My personal tipping point was when a group of people who I’d considered friends attempted to rope me into the debate. I was the only non-white queer amongst them, and they spoke with the assumption that I would agree with their arguments. They paid no heed to my silence, which I’d hoped would say a lot during that period of heated outspokenness. I eventually told the most vocal among them to leave me alone. I asked them if I was a shit person of colour, “A shit queer,” for not agreeing with their views. They understood my point, they quickly apologised, then we disappeared from one another’s life. I’ve never seen or heard from them since. Community, hey?
For some, it affords amazing support, a familial support, but in my case, too much community is a stranglehold. Since that whole debacle, I’ve never been able to regard community – any kind of community – as an emotional safety net, as a source of empowerment or as a reliable guide to morality and ethics. In fact, I loathe using that term, “Queer family.” I don’t have a queer family, I have good friends because I already have a family, a big family. And as much as I love them, they’re a pain in the arse. I suspect I picked up my impatience with family from my mother, Laudy.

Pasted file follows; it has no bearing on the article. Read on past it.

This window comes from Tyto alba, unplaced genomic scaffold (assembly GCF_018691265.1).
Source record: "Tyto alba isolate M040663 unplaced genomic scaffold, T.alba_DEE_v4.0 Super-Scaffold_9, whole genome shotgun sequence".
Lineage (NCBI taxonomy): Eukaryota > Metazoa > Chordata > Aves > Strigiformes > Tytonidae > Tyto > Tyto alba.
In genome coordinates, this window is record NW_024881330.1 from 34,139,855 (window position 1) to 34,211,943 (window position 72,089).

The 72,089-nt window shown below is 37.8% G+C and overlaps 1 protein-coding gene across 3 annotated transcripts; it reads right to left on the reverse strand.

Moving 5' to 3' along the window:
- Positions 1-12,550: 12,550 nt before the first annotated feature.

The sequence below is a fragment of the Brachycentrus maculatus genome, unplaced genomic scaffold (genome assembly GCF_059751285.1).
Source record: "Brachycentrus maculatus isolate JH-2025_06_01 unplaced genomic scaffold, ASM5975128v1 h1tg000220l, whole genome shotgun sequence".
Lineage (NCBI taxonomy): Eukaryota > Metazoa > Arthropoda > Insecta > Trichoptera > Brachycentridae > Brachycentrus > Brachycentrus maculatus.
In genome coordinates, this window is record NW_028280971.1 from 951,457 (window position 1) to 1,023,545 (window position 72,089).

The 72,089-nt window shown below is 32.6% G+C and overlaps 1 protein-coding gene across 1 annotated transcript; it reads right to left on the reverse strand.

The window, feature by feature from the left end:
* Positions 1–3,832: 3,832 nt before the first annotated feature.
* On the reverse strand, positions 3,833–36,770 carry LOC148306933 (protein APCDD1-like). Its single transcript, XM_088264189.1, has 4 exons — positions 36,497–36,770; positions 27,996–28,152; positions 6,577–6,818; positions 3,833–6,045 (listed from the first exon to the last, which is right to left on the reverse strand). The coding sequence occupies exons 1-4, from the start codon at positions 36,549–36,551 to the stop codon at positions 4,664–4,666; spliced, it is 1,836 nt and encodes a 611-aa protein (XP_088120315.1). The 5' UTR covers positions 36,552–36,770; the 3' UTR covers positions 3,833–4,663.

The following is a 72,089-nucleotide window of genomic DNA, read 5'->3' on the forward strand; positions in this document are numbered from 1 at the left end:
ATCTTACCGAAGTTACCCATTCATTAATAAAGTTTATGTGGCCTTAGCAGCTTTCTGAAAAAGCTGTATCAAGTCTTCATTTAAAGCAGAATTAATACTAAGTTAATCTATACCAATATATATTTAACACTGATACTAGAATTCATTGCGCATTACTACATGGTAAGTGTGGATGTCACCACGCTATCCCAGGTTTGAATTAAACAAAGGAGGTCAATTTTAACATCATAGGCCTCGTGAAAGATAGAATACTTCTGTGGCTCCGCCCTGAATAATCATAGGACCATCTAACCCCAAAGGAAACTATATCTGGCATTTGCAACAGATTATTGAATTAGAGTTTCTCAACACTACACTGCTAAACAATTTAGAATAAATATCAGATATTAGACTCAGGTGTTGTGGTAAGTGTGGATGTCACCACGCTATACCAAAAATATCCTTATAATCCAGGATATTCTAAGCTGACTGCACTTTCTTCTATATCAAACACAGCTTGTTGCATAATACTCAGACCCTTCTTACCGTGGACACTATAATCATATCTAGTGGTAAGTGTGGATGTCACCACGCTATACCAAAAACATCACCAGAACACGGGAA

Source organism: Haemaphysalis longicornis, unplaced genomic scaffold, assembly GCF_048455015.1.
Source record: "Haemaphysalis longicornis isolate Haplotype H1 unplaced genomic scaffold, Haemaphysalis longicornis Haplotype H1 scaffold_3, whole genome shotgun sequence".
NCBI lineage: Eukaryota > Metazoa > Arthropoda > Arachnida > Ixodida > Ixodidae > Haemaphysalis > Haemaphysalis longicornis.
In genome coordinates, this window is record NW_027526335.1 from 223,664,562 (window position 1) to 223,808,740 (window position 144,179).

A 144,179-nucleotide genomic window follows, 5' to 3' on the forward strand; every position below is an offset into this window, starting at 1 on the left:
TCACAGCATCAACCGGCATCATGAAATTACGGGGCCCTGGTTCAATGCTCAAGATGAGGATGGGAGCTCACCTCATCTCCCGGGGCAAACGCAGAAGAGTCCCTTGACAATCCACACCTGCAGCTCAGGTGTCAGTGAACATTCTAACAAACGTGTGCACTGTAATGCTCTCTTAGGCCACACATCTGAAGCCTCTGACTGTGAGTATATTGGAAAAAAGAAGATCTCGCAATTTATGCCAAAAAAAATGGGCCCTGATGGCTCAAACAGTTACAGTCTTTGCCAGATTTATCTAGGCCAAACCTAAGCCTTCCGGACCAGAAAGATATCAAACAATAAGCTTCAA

My mother was always the black sheep in her extended family, a sassy lady who antagonised conventional ideas of what it meant to be a good Lebanese wife and mother. Laudy was also the first in the family to file for a divorce. I’m not even kidding when I say she was divorcing her in-laws just as much as she was divorcing her husband. While I wouldn’t go so far as to say I’ve divorced my community, there’s no doubt in my mind that my mother has instilled in me a desire to break the grain, which is ironic given that queerness is about breaking the grain of heteronormativity, so if I’m breaking the grain of the grain, then what’s left for me? The remnants of a collapsed ideology.